indepth

Property prices in 1957 and now

CAN’T imagine how much property cost in the year 1957? Not many would.

Octogenarians would have been just past their teens during a time when real estate was not quite as hot a topic as it is now with the twenty-somethings.

Details on real estate prices six decades ago are scant. So we have to thank the late Datuk Ravindra Dass for giving us a glimpse of the market place then. Ravindra Dass was the first Malaysian director-general of valuation. He retired in 1990.

Tracing the real estate landscape in his book Estate to Real Estate, Ravindra Dass documented the following:

In Kuala Lumpur:

•             A bungalow in Lake Gardens in the KL city centre cost only RM60,000

•             A good building site 2km from the city centre could be bought at 90 sen psf

•             Shops on Jalan Pudu were worth RM10,000 each

•             Quarter-acre building lots at the 2.5 mile of Old Klang Road were going for RM5,000 each

•             Agricultural land near the inhabited area in Kuala Lumpur was on the market for RM1,000 an acre

•             A bungalow on Jalan Pantai could be bought for RM34,000

•             Land in Kuala Lumpur’s Pantai Hills was priced at a mere
RM2 psf

•             Semi-detached houses in the Lake Gardens area were rented for RM250 a month.

 

In Petaling Jaya:

•             Land could be bought for just 30 sen psf

•             Bungalow rentals were about RM150 a month but those in Section 5 fetched double the amount.

 

Put into perspective, in 1957, a good part of the Klang Valley was enveloped in lush plantations and Ravindra Dass had identified these as Kampung Tunku, Taman Tun Dr Ismail (TTDI), Kelana Jaya, Subang Jaya and Section 14 in PJ.

Five sen could get you a big bowl of steaming noodles. One sen for an ice-cream potong or a packet of keropok (prawn crackers).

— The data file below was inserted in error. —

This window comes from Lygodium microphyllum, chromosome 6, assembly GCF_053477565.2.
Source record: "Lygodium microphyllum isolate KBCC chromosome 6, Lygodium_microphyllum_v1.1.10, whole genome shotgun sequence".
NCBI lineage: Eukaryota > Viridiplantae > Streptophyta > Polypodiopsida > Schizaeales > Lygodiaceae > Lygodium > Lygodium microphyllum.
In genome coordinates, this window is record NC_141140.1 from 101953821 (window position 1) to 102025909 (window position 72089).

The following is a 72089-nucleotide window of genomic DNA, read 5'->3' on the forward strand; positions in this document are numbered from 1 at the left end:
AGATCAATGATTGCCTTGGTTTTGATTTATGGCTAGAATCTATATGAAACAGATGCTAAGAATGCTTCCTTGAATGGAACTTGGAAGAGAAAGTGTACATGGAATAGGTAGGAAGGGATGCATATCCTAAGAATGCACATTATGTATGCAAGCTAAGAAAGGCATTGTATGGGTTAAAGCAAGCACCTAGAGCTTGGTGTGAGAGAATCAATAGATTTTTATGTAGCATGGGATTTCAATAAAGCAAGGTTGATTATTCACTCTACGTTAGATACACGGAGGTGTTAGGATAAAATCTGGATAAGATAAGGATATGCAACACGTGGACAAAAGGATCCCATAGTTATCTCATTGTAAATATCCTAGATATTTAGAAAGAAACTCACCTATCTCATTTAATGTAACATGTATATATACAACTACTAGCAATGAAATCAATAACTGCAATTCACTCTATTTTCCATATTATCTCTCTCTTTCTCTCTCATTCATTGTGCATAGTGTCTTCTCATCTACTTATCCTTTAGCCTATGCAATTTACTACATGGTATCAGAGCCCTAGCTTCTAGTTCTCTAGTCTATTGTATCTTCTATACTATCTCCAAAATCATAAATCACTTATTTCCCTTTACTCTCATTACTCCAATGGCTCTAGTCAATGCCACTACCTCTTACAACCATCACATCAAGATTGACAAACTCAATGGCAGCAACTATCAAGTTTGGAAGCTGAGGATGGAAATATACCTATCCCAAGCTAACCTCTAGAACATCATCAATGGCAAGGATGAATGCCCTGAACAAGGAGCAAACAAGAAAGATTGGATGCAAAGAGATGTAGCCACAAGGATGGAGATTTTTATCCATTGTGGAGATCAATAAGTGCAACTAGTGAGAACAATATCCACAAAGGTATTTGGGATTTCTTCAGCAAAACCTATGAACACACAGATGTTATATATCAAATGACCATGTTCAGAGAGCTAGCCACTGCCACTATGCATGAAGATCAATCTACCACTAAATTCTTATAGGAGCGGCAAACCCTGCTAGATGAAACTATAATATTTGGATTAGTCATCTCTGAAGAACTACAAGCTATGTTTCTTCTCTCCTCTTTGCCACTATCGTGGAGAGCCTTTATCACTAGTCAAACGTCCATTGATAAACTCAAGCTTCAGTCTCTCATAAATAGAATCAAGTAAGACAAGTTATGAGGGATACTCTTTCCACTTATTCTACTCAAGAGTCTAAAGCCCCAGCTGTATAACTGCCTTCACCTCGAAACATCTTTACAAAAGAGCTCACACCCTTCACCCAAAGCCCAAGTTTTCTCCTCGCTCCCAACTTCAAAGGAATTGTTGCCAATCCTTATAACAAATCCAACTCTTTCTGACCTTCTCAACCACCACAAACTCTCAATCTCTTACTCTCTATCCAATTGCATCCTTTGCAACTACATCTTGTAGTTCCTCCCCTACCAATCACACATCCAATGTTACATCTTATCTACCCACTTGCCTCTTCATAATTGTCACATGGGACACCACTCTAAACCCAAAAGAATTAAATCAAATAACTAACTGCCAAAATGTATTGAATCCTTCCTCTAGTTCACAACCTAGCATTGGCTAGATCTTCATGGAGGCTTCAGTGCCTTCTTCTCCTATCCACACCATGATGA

Now fast forward to the present. The aging 1-storey terraced houses in KL’s sought-after Bangsar area have long passed the RM1 million price mark. Those in TTDI are lingering at or have crossed over RM1 million, depending on their condition and exact location.

Some investors are still hoping that prices in these preferred locations will drop — but they have been disappointed so far.

On the commercial land front, in 2014, the Singapore-listed UOL Group Ltd, which owns and operates the Parkroyal and Pan Pacific brands, sold a 171,149 sq ft tract in KL to KSK Land Sdn Bhd for RM3,572 psf — making it one of the highest priced psf deals in recent years. KSK Land is now building the prestigious 8 Conlay project on the site and will be introducing Kempinski Hotel and Residences.

Last month, according to The Edge, Berjaya Assets Bhd was looking at selling its freehold land of 41,990 sq ft in Imbi, Kuala Lumpur, for some RM130 million, with the indicative price of between RM3,300 and RM3,500 psf. The land, located next to the integrated Berjaya Times Square commercial development, was acquired some 22 years ago. It is believed to have received approval in principle for the building of serviced suites or serviced apartments.

A report in May this year said that the Hong Kong-based Nan Fung Group is believed to be planning the disposal of several parcels of land in Kuala Lumpur and these include two parcels in Jalan Ampang (6.35 acres), one in Ulu Klang near Bukit Antarabangsa (25 acres) and one in Desa Petaling (1.82 acres).

Nan Fung was said to be hoping to sell the Jalan Ampang land for as much as RM2,500 psf — this is following the RM2,600 psf benchmark set a year ago by the sale of the 7.98-acre French embassy land, bought by Putrajaya Ventures Sdn Bhd.

In April last year, Malaysian Resources Corp Bhd bought the German Embassy land on Jalan Kia Peng in KL for RM3,188 psf or a total of RM259.15 million.

Meanwhile, S P Setia Bhd paid RM2,200 psf in 2012 for the 3.07-acre former British High Commission land.

Malaysia has endured several property downturns but data would show that values have always managed to bounce back each time before reaching a new high in the preferred locations.

Economic growth, land scarcity in choice locations and enhanced connectivity has everything to do with this. Property has been a significant benefactor of the opening up of highways, as with the LRTs and the MRTs.

Though it won’t be another 10 years or so before the Kuala Lumpur-Singapore High Speed Rail takes off, the positive impact of HSR on Malaysia, not just the Malaysian property sector, is clear.

Happy Merdeka!


Not sure how much you will have to pay a month for your home? Check out our mortgage calculator here.

This story first appeared in TheEdgeProperty.com pullout on Aug 26, 2016, which comes with The Edge Financial Daily every Friday. Download TheEdgeProperty.com pullout here for free.

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